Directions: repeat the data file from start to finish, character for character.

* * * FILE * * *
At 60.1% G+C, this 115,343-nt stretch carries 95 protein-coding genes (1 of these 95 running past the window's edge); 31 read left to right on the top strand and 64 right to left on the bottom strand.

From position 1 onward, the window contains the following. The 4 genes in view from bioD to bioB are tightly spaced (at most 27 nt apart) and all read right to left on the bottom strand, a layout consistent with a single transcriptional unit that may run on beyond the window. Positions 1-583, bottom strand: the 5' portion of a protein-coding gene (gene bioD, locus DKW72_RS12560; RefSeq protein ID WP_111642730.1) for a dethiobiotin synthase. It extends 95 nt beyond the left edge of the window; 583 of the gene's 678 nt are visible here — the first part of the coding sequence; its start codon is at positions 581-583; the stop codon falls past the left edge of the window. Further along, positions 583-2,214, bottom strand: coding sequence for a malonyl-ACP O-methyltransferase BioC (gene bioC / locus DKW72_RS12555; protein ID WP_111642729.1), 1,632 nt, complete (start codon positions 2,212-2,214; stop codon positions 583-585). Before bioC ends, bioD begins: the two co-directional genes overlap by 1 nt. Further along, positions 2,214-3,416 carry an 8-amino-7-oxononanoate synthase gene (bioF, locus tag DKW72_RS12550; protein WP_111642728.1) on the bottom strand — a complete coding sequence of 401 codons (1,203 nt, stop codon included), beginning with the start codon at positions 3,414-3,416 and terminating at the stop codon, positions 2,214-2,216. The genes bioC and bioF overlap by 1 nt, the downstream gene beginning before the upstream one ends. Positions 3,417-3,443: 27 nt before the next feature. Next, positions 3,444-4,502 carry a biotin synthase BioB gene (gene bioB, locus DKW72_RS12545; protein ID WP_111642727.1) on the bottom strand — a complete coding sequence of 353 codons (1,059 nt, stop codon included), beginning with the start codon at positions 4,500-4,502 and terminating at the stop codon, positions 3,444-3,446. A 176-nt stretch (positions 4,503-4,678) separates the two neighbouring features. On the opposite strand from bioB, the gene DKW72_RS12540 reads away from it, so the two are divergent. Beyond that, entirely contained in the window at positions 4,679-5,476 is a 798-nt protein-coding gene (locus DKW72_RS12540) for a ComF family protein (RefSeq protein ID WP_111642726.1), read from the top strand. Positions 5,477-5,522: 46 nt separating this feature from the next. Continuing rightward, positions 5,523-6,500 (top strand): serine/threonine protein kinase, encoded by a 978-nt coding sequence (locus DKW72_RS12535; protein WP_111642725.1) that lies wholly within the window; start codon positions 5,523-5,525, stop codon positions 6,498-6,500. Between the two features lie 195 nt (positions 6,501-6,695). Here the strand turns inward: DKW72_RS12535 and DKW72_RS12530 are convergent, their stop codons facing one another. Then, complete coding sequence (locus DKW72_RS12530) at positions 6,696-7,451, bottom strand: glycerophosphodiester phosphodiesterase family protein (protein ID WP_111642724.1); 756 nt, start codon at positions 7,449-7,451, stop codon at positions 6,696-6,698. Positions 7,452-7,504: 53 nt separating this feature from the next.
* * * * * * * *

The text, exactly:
At 60.1% G+C, this 115,343-nt stretch carries 95 protein-coding genes (1 of these 95 running past the window's edge); 31 read left to right on the top strand and 64 right to left on the bottom strand.

From position 1 onward, the window contains the following. The 4 genes in view from bioD to bioB are tightly spaced (at most 27 nt apart) and all read right to left on the bottom strand, a layout consistent with a single transcriptional unit that may run on beyond the window. Positions 1-583, bottom strand: the 5' portion of a protein-coding gene (gene bioD, locus DKW72_RS12560; RefSeq protein ID WP_111642730.1) for a dethiobiotin synthase. It extends 95 nt beyond the left edge of the window; 583 of the gene's 678 nt are visible here — the first part of the coding sequence; its start codon is at positions 581-583; the stop codon falls past the left edge of the window. Further along, positions 583-2,214, bottom strand: coding sequence for a malonyl-ACP O-methyltransferase BioC (gene bioC / locus DKW72_RS12555; protein ID WP_111642729.1), 1,632 nt, complete (start codon positions 2,212-2,214; stop codon positions 583-585). Before bioC ends, bioD begins: the two co-directional genes overlap by 1 nt. Further along, positions 2,214-3,416 carry an 8-amino-7-oxononanoate synthase gene (bioF, locus tag DKW72_RS12550; protein WP_111642728.1) on the bottom strand — a complete coding sequence of 401 codons (1,203 nt, stop codon included), beginning with the start codon at positions 3,414-3,416 and terminating at the stop codon, positions 2,214-2,216. The genes bioC and bioF overlap by 1 nt, the downstream gene beginning before the upstream one ends. Positions 3,417-3,443: 27 nt before the next feature. Next, positions 3,444-4,502 carry a biotin synthase BioB gene (gene bioB, locus DKW72_RS12545; protein ID WP_111642727.1) on the bottom strand — a complete coding sequence of 353 codons (1,059 nt, stop codon included), beginning with the start codon at positions 4,500-4,502 and terminating at the stop codon, positions 3,444-3,446. A 176-nt stretch (positions 4,503-4,678) separates the two neighbouring features. On the opposite strand from bioB, the gene DKW72_RS12540 reads away from it, so the two are divergent. Beyond that, entirely contained in the window at positions 4,679-5,476 is a 798-nt protein-coding gene (locus DKW72_RS12540) for a ComF family protein (RefSeq protein ID WP_111642726.1), read from the top strand. Positions 5,477-5,522: 46 nt separating this feature from the next. Continuing rightward, positions 5,523-6,500 (top strand): serine/threonine protein kinase, encoded by a 978-nt coding sequence (locus DKW72_RS12535; protein WP_111642725.1) that lies wholly within the window; start codon positions 5,523-5,525, stop codon positions 6,498-6,500. Between the two features lie 195 nt (positions 6,501-6,695). Here the strand turns inward: DKW72_RS12535 and DKW72_RS12530 are convergent, their stop codons facing one another. Then, complete coding sequence (locus DKW72_RS12530) at positions 6,696-7,451, bottom strand: glycerophosphodiester phosphodiesterase family protein (protein ID WP_111642724.1); 756 nt, start codon at positions 7,449-7,451, stop codon at positions 6,696-6,698. Positions 7,452-7,504: 53 nt separating this feature from the next.